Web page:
Devdutt Pattanaik is a medical doctor by education, a leadership consultant by profession, and a mythologist by passion. He writes and lectures extensively on the relevance of stories, symbols and rituals in modern life. He has written over fifteen books which include 7 Secrets of Hindu Calendar Art (Westland), Myth=Mithya: A Handbook of Hindu Mythology (Penguin), Book of Ram (Penguin), Jaya: An Illustrated Retelling of the Mahabharata (Penguin).
Imagine a Western scholar. He, or she, is typically from Europe or America. All his life, he has been exposed to Judaism, Christianity or Islam, religions that frown upon any overt display of sexuality. To him, sexuality is almost always an act of rebellion, an expression of defiance against the establishment. It is seen as being modern.
So imagine his surprise when he comes to India and encounters temples embellished with images of men and women in erotic embrace. Imagine his bewilderment when he finds Hindus worshipping an image shaped like a phallus called Shoaling. This is what his ancestors, a hundred years ago, also encountered, and condemned as pre-modern, licentious and savage. The scholar finds them vicariously liberating. Keen to study and understand these images, he hunts for a suitable academy. He finds none in India. So he enrols in a Western institution, where he is guided Western academicians and is expected to follow methodologies developed and approved in the West. He starts reading texts as he would read the Bible, not realising that texts do not serve the same purpose in Hinduism. He decodes scriptures and image using his own cultural frameworks as the template. His casinos are published in respected academic papers that was accolades from Western academia, but they discomfort, even horrify, the average Hindu devotee.
Most Hindus become defensive and, like their 19th- century ancestors go out of their why to strip Hinduism of its sexual heritage. A few, especially these with political leanings, react violently, outraged by the conclusions. Accused of cultural intensity, outraged by the conclusions. Accused of cultural insensitivity, Western scholars sunken back saying that Hindus do know their own heritage and are still viewing Hinduism throat the archaic Victorian lens. Battle lines are drawn. They are drawn. Who is right, the arrogant academician or the stub devotee? It is in this context that I write this book.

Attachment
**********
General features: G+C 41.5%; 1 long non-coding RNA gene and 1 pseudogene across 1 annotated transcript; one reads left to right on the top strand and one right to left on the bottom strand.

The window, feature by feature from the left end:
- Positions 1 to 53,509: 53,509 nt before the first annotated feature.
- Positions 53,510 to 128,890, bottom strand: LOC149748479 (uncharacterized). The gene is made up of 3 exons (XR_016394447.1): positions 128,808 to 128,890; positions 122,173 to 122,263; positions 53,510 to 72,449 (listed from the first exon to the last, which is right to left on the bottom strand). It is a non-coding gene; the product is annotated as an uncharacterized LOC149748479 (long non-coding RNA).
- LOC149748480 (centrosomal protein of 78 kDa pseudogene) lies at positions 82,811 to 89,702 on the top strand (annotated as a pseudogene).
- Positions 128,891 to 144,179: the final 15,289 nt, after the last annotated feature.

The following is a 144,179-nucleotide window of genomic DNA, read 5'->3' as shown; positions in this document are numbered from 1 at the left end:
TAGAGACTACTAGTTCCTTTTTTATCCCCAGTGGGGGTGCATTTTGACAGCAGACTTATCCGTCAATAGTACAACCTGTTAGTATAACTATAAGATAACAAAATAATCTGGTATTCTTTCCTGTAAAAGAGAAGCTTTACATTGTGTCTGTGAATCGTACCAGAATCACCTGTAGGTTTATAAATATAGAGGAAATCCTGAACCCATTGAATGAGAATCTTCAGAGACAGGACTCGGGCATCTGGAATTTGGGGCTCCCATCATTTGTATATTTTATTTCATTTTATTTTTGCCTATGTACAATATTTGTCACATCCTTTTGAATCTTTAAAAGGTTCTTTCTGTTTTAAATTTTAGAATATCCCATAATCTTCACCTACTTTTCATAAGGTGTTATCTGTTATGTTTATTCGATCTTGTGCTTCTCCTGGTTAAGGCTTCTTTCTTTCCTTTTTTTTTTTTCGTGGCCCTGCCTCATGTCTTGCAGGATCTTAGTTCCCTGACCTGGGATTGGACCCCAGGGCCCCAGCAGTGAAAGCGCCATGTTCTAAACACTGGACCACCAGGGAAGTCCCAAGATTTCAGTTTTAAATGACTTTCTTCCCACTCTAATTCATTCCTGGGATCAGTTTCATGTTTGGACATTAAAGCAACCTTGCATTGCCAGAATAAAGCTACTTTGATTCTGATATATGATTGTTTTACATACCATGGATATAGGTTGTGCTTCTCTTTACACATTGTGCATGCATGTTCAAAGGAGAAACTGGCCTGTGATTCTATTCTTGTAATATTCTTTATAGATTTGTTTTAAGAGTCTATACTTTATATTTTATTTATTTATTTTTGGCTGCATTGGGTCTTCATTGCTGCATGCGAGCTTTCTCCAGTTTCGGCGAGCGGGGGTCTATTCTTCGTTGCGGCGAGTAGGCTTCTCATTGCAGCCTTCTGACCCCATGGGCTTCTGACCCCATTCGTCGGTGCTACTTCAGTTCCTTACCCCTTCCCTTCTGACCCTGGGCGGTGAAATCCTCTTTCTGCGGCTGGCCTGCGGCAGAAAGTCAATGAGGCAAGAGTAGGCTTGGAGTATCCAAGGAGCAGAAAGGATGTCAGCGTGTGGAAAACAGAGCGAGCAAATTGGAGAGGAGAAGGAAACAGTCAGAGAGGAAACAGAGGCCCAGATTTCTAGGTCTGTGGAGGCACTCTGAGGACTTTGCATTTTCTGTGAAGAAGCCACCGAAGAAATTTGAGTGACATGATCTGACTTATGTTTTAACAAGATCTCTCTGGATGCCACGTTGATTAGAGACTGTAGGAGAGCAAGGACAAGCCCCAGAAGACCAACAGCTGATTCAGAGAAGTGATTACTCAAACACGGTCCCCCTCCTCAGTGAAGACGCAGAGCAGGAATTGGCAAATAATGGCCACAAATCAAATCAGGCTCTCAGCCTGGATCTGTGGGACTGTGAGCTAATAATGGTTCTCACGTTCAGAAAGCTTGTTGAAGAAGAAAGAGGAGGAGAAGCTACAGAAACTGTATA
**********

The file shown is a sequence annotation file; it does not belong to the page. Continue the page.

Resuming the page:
I have noticed that the divide between Western academicians and Hindu devotees exists in their relative attention to form and though. From is tangible and objective, thought is intangible and subjective. Western scalars have been spellbound by the sexual from but pay scant regard to the metaphysical thought. In other words, they prefer the literal to the symbolic. Hindu devotees, in contrast, are so focused on the metaphysical thought that they ignore, or simply deny, the sexual from. The Western preference for from over thought stems from their cultural preference for the objective over the subjective. Hindus, on the other hand, are very comfortable with the
subjective, hence can easily overlook from and focus on thought. This book seeks to bridge this wide gap between academics and practice.
• The first chapter looks at the meaning of the Shoaling beyond the conventional titillation offered by a phallic symbol
• The second chapter focuses on Shiva's violent disdain for territorial behaviour amongst humans
• The third and fourth chapters deal with how the Goddess gets Shiva to engage with the world out of compassion
• The next two chapters revolve around Shiva's two sons, Ganesha and Murugan, through whom he connects with the world
• The final chapter presents Shiva as the wise teacher who expresses wisdom through dance
This book seeks to make explicit patterns that are implicit in stories, symbols and rituals of Shiva firm in the belief that:
Children’s Books (51)
Brahma Sutras (85)
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